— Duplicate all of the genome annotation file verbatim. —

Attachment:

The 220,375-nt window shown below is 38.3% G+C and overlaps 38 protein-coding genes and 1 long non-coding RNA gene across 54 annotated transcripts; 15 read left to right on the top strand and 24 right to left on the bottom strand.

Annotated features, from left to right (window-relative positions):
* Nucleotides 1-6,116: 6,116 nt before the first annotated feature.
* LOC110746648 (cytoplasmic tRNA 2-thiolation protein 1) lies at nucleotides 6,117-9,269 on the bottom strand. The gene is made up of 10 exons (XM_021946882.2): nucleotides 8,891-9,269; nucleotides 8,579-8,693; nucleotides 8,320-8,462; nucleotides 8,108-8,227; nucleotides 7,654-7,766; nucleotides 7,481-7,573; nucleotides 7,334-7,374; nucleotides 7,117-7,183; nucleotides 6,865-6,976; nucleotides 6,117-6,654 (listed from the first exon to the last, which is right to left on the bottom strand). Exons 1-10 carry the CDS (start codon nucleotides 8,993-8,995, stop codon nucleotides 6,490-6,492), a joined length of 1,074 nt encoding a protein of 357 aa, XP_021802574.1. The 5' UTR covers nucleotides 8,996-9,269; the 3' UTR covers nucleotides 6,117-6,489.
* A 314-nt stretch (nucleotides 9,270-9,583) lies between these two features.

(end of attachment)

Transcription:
The 220,375-nt window shown below is 38.3% G+C and overlaps 38 protein-coding genes and 1 long non-coding RNA gene across 54 annotated transcripts; 15 read left to right on the top strand and 24 right to left on the bottom strand.

Annotated features, from left to right (window-relative positions):
* Nucleotides 1-6,116: 6,116 nt before the first annotated feature.
* LOC110746648 (cytoplasmic tRNA 2-thiolation protein 1) lies at nucleotides 6,117-9,269 on the bottom strand. The gene is made up of 10 exons (XM_021946882.2): nucleotides 8,891-9,269; nucleotides 8,579-8,693; nucleotides 8,320-8,462; nucleotides 8,108-8,227; nucleotides 7,654-7,766; nucleotides 7,481-7,573; nucleotides 7,334-7,374; nucleotides 7,117-7,183; nucleotides 6,865-6,976; nucleotides 6,117-6,654 (listed from the first exon to the last, which is right to left on the bottom strand). Exons 1-10 carry the CDS (start codon nucleotides 8,993-8,995, stop codon nucleotides 6,490-6,492), a joined length of 1,074 nt encoding a protein of 357 aa, XP_021802574.1. The 5' UTR covers nucleotides 8,996-9,269; the 3' UTR covers nucleotides 6,117-6,489.
* A 314-nt stretch (nucleotides 9,270-9,583) lies between these two features.